Learn a little about the main actions of the time
Options abound when we talk about the Japanese Christmas, including, among the main tours for the date we have the following:
- Disney in Tokyo: Everyone can be enchanted by various Christmas events;
- Universal Studios: the colorful “Christmas Parade” attracts many people;
- Confectionery: traditional sweets demonstrate all the culture and representation;
- KFC: Christmas combos that give a special taste to all families.
Events in Japan still have fireworks, special products like promotional backpacks, free sweets and a special Christmas. In other words, it is a great place to spend Christmas with the family with the children.
Japan also hosts Christmas markets inspired by “old” Europe. In several cities across the country, markets offer everything from tree ornaments, typical foods, sweets and beverages such as wines, hot chocolates to blank labels.
Sweets are a sure thing
Some bakeries also make creative sweets (wagashi) for this season. Artistic and traditional sweets from Japanese confectionery represent the essence and refinement of Japanese culture.
With a light and delicate texture, they are usually made from rice flour, azuki beans and agar-agar, a type of gelatin made from seaweed. Originally they were served at banquets of the aristocracy and the Homeric court and served with tea (matcha).
Another important culinary tradition of Christmas in Japan, are cakes with sponge dough, covered with whipped cream and strawberry filling. This is a very common cake in Japan and is sold all year round, even in markets and convenience stores.
Present at Christmas and on birthdays, the cake gained popularity after Japan's defeat in World War II. It was a time of suffering and food shortages, and sweets were truly luxury items.
With the American occupation that forced the country to rebuild, sweets began to be seen as a hope for a better and more prosperous future. As the Christmas concept entered the country after the war, the economy also wanted to benefit from it.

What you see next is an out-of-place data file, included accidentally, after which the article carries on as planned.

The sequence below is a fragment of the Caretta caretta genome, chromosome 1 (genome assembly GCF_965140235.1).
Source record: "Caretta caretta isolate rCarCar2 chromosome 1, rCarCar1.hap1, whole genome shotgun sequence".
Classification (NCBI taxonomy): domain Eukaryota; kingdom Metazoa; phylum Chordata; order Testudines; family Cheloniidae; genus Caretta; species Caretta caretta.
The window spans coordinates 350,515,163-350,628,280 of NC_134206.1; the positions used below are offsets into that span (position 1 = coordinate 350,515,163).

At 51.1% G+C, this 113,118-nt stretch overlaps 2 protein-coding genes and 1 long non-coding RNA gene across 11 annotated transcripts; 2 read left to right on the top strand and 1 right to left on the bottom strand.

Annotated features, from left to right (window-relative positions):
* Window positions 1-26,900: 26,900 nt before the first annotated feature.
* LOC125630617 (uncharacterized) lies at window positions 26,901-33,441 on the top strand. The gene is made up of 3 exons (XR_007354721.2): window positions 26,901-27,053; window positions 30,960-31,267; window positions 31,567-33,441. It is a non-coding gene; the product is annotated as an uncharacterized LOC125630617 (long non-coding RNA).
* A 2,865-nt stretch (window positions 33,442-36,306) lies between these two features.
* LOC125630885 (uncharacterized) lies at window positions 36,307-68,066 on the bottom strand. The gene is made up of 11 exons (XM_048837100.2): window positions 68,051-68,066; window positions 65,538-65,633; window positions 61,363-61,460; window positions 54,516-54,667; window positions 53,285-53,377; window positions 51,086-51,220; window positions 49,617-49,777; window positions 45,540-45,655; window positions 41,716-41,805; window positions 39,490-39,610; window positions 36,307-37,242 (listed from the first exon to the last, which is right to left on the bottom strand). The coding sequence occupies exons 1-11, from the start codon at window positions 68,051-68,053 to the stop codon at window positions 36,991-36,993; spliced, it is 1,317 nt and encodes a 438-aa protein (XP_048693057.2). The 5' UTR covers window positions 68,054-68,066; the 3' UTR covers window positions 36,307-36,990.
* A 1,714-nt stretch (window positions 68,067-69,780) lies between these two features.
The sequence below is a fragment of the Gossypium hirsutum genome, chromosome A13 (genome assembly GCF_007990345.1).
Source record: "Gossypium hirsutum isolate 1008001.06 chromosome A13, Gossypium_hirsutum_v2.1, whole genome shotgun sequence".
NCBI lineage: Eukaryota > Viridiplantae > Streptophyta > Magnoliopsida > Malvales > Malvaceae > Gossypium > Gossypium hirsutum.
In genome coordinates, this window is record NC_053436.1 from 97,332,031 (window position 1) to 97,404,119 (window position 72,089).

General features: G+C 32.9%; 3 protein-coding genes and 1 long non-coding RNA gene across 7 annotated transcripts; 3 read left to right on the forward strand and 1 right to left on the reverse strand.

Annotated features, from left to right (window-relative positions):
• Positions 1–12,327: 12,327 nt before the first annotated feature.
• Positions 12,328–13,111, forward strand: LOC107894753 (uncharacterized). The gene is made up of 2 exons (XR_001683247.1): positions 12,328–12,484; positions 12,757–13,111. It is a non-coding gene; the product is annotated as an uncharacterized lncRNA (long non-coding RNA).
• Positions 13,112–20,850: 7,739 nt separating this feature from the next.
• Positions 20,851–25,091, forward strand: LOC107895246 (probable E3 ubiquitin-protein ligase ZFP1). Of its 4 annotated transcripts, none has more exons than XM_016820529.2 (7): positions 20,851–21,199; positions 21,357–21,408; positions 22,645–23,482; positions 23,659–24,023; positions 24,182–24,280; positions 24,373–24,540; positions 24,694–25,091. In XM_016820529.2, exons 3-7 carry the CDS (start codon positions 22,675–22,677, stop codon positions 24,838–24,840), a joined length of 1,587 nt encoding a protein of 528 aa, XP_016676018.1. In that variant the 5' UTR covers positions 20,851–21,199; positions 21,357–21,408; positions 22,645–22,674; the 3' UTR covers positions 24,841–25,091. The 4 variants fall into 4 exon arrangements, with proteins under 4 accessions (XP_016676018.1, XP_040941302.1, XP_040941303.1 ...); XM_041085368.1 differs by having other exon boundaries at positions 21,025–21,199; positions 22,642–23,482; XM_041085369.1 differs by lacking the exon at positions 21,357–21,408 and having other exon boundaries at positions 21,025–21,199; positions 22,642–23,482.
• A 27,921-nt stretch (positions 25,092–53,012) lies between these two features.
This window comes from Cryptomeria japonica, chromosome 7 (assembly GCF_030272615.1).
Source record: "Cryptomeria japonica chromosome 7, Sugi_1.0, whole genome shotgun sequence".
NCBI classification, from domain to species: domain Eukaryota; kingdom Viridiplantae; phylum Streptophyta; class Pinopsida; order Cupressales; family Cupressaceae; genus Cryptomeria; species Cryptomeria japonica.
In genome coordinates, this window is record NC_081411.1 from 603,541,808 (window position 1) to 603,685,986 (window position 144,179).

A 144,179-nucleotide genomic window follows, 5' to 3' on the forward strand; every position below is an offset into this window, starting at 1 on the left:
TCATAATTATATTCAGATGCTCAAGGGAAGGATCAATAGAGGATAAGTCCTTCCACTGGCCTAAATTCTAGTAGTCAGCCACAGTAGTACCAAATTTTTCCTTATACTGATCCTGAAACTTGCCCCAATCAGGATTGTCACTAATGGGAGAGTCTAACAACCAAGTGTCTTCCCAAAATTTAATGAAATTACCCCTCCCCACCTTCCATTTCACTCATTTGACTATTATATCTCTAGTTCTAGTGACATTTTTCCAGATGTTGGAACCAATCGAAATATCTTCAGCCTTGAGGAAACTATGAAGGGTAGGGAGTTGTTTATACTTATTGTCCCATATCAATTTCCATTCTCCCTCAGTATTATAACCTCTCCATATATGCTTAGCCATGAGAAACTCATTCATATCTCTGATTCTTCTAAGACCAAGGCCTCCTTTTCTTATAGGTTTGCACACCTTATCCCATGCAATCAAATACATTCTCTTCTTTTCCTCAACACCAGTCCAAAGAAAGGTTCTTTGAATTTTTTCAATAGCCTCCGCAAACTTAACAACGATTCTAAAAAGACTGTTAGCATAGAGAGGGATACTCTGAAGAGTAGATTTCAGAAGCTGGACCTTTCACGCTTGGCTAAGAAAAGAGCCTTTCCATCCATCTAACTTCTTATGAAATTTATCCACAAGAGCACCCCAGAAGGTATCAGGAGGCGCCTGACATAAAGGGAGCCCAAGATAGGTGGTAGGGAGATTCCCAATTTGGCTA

With ingredients now available and easily found in many markets and stores, this strawberry christmas cake it has become a symbol of resilience. Strawberries and whipped cream were chosen as they represent the colors of the Japanese flag.
We can't forget about savory dishes
Furthermore, every Christmas, millions of Japanese families buy their “supper” at KFC. In fact, this is the greatest tradition of the Japanese Christmas spirit. The demand is so great that people start ordering the special Christmas menu 6 weeks early.
It all started with Takeshi Okawara, the manager of the country's first KFC. After opening in 1970, Okawara had the innovative idea of selling special “party buckets” for Christmas.
The idea came after he heard several foreigners complaining that they missed the typical food of their country of origin during that time.
In 1974, the KFC launched its national marketing plan, called Kentucky for Christmas. The advertising was so successful that Okawara rose quickly within the company, increasingly elevating his roles and responsibilities, until he became CEO of KFC Japan between 1984 and 2002.
The Balde de Festa became a national phenomenon almost instantly, taking gigantic proportions, and until then there was no Christmas tradition in the country.
Meals are big enough for an entire family and include not just fried chicken, but also cake and salad, depending on what you choose.
In addition, the campaign helped to publicize the company's "mascot", Colonel Sanders, who during the end of the year is dressed in Santa Claus clothes, which made him the image of Santa Claus in the country, making several families buy inflatable santa claus for that representation.
As seen in the content, it is easy to say that Japan has become a great postcard for the celebration of Christmas, bringing a culture totally different from the others, carrying several traditions that make the date unique in the country.
So, if you are curious about experiencing new cultures, now you know what to expect if you decide to spend the holidays with the Japanese people, especially with regard to food and traditions.